"Little Town in the Heart of the Prairie"

SOME HISTORY ON BOWDON:  Bowdon is located thirty miles west of Carrington, very near to the geographical center of North Dakota. The "Little Town in the Heart of the Prairie" was established in 1899. An English officer of the Northern Pacific Railroad, named the settlement after his hometown of Bowdon, England.

In 1803, the United States purchased the Louisiana Territory from France. The purchase, including over 800,000 square miles of land, stretched from the Mississippi River to the Rocky Mountains and from the Gulf of Mexico to the Canadian border. In 1861, Dakota Territory, a part of this acquisition, was organized. In 1889, North Dakota became an official state.

Development was slow, but significant changes came for North Dakota with the building of the railroad. The Northern Pacific Railroad received large amounts of land from the US Government. Along and near the NP rail line, new towns sprang up to serve the settlers, the track-laying crews, and other "tame and tough" frontier citizens. Bowdon was one such town, and for many years marked the "end" of the railroad line. The great old locomotive engine was turned around on a "V" at the west edge of Bowdon. A switch arrangement turned the engine around and hooked it to the other end of the railroad cars, returning them to Carrington. The railroad's grand plan to settle the west became a reality. Now, immigrants of ethnic variety came in large numbers, and eastern merchants had a way to freight their goods to the western market.

The Homestead Act of 1862 also played a significant part in bringing settlers to the Bowdon area. People came on the "immigrant trains" and made their start on a parcel of land that was given free from the US government. To get their 160-acre farm, a homesteader filled out an eighteen-dollar application fee. He (or she) had to be the head of the household and at least 21 years of age. A dwelling had to be established and at least 10 acres of cropland cultivated. Established tree plantings were required. The homesteader had to stay on the land for 5 years before they could "prove up." Hopeful settlers from all walks of life came to North Dakota and Bowdon to meet the challenge.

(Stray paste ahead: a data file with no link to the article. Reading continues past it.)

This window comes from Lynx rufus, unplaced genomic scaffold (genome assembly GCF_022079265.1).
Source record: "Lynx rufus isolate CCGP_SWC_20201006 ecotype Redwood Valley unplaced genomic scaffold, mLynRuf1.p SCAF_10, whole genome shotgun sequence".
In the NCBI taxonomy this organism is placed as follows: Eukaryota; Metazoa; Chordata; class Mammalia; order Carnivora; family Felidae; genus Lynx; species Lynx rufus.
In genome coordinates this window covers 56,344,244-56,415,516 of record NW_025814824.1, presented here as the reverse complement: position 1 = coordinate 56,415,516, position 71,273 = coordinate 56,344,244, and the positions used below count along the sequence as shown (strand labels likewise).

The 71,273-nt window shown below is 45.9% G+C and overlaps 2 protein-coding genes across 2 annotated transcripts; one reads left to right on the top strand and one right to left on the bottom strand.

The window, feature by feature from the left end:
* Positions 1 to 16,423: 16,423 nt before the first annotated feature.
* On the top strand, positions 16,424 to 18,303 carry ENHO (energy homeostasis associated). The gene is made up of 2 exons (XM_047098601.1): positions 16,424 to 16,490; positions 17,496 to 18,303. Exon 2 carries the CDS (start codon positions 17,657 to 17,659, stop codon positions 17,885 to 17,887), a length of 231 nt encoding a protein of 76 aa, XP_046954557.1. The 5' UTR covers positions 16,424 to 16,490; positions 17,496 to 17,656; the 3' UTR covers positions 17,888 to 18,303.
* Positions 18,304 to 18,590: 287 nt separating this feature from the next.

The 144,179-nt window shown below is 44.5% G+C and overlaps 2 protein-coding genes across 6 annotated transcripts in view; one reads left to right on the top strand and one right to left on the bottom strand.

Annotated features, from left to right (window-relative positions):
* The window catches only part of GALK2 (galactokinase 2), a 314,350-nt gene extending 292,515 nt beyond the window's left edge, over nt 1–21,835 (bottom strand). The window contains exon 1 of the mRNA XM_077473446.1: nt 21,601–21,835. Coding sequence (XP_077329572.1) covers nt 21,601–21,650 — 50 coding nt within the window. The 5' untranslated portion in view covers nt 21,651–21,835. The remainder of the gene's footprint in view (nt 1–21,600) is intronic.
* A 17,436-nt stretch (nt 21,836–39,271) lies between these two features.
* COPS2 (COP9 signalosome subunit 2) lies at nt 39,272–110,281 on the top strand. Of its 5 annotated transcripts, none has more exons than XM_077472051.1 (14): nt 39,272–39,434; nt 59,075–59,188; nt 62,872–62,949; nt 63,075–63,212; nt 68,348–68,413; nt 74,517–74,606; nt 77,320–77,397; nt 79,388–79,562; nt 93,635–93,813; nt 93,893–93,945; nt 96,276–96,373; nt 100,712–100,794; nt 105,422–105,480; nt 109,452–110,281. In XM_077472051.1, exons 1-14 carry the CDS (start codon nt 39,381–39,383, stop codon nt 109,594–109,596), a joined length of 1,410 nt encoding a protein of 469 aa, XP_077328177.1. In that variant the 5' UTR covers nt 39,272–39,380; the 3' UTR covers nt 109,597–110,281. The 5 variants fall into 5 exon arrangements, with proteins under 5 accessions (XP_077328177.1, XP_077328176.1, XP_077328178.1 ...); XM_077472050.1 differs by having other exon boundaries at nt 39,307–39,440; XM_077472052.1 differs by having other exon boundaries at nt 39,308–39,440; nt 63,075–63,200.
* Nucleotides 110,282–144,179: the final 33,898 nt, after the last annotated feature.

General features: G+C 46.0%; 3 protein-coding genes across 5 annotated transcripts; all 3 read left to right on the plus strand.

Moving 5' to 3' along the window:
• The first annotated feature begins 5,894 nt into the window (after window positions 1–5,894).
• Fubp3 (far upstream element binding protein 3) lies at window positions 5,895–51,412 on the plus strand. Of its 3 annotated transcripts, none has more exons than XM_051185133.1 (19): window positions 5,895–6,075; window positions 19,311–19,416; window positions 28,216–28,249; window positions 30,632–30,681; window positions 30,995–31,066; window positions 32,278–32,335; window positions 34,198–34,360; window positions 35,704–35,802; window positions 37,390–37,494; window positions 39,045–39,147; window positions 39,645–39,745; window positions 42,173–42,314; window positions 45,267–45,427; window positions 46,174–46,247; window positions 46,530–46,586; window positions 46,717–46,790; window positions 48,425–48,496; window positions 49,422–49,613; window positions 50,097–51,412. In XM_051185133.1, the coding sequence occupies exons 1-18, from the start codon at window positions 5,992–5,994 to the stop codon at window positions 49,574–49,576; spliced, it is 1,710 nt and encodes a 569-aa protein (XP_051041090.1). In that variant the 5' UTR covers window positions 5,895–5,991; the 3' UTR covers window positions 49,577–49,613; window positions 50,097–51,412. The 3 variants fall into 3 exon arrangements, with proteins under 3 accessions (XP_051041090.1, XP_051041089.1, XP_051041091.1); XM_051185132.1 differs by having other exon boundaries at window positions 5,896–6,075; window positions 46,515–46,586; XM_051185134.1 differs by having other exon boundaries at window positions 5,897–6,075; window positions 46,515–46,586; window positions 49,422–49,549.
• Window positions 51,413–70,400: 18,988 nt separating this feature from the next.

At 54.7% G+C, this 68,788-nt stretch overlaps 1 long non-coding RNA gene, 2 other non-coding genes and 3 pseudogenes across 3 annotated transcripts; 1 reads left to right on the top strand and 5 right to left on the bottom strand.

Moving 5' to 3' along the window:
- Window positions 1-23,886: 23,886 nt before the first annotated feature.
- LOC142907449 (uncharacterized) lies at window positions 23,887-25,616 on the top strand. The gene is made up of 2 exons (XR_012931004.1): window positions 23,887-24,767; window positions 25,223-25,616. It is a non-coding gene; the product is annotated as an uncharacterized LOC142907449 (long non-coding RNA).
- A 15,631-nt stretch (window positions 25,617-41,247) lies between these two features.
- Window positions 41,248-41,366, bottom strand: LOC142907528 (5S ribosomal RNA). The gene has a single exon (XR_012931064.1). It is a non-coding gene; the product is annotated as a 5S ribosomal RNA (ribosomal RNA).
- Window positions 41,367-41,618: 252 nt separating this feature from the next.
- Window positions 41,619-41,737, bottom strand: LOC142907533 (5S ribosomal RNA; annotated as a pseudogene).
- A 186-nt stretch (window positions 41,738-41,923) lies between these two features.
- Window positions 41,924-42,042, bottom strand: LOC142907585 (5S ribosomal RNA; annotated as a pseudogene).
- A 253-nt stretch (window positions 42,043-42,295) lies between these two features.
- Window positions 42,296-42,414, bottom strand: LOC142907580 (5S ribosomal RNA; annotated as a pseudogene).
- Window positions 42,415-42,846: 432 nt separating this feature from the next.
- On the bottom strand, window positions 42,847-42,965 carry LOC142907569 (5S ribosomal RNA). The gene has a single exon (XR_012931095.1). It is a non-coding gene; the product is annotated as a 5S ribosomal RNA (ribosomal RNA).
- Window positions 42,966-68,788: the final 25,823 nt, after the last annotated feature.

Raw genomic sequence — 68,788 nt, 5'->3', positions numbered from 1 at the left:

There were farmers from the east without land of their own, single women, and newly arrived immigrants from Germany, Russia, and the Scandinavian countries. Determined not to be defeated by harsh weather conditions and hard times, the settlers that stayed worked extremely hard and sacrificed much. At the end of the five years, they had truly earned their "free" land. Those strong, courageous farm men and their families became the backbone of the Bowdon community.

Merchants, businessmen and doctors came to settle in Bowdon. Over the years, the little community boasted two blacksmith shops, a livery stable, a weekly newspaper (The Bowdon Guardian) and two hotels. At "The Golden West Hotel," 1905 rates were a bargain at $1.00 a day! Also in town were grocery and dry-goods stores, a drugstore, and a harness and shoemaker shop. There were banks, a Post Office, hardware stores and visiting "eye specialists." Homemaker clubs, Boy Scouts, 4-H groups and other civic organizations emerged. At one time there were five elevators, a cream station and a meat market. Later came three car dealerships, two gas stations and an electric plant.

Established churches held well-attended services and schools were built. The large, 3-story brick school building that still stands at the north edge of town, graduated scores of well-educated students. Nearly every rural township in the Bowdon area also had a school with 10 to 15 students in attendance. Bowdon's population peaked in the 1920's with about 350 residents. Around 400 rural folk also claimed Bowdon as their hometown.

After World War II came electricity and modem transportation. Tractors and up-to-date farm equipment replaced horse-drawn plows and buggies. Bigger, better equipment meant larger and fewer farms. Modern conveniences left once-necessary services no longer needed. The population and economics began to shift. An out-migration was seen as people sought jobs and services in other towns and other areas of the country.

Bowdon was among many small hometowns that watched with concern as its young people left. What would happen to the little town in the heart of the prairie?

We can tell you that roots remain deep, and today, Bowdon is still very much alive, with determined, hard-working folk still claiming it as home. Essential services remain along with churches and community organizations. A dedicated ambulance and fire crew are always on call. Area recreational activities abound and places of historic interest are not far away. Area entrepreneurs are offering their products and services to a larger-than-ever market. Bowdon's citizens are proud of its rich past and strong heritage ... just visit our volunteer-staffed Museum and Library. Bowdonites are striving to keep their "little town in the heart of the prairie" a friendly place for you to stop and visit. Who knows...you just might want to stay!

By:  James Fortney, 2004

 

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